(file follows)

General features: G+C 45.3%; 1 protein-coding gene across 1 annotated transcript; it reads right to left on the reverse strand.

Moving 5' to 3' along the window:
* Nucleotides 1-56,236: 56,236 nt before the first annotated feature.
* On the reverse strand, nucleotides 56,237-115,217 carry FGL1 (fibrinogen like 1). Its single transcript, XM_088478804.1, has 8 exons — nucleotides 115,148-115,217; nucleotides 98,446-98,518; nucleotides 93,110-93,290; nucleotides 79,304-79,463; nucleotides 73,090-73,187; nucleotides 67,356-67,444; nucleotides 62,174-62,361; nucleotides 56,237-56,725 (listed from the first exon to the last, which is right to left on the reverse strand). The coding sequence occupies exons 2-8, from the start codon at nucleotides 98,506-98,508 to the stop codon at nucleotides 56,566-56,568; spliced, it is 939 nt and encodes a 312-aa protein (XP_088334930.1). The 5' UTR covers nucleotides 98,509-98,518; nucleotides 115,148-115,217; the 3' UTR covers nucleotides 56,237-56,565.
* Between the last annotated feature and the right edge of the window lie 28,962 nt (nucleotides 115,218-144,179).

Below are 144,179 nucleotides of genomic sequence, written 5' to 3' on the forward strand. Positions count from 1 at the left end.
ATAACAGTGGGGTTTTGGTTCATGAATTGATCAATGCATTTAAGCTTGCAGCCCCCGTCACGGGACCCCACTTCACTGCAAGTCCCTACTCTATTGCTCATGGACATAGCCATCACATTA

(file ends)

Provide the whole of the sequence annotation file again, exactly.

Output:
General features: G+C 45.3%; 1 protein-coding gene across 1 annotated transcript; it reads right to left on the reverse strand.

Moving 5' to 3' along the window:
* Nucleotides 1-56,236: 56,236 nt before the first annotated feature.
* On the reverse strand, nucleotides 56,237-115,217 carry FGL1 (fibrinogen like 1). Its single transcript, XM_088478804.1, has 8 exons — nucleotides 115,148-115,217; nucleotides 98,446-98,518; nucleotides 93,110-93,290; nucleotides 79,304-79,463; nucleotides 73,090-73,187; nucleotides 67,356-67,444; nucleotides 62,174-62,361; nucleotides 56,237-56,725 (listed from the first exon to the last, which is right to left on the reverse strand). The coding sequence occupies exons 2-8, from the start codon at nucleotides 98,506-98,508 to the stop codon at nucleotides 56,566-56,568; spliced, it is 939 nt and encodes a 312-aa protein (XP_088334930.1). The 5' UTR covers nucleotides 98,509-98,518; nucleotides 115,148-115,217; the 3' UTR covers nucleotides 56,237-56,565.
* Between the last annotated feature and the right edge of the window lie 28,962 nt (nucleotides 115,218-144,179).

Below are 144,179 nucleotides of genomic sequence, written 5' to 3' on the forward strand. Positions count from 1 at the left end.
ATAACAGTGGGGTTTTGGTTCATGAATTGATCAATGCATTTAAGCTTGCAGCCCCCGTCACGGGACCCCACTTCACTGCAAGTCCCTACTCTATTGCTCATGGACATAGCCATCACATTA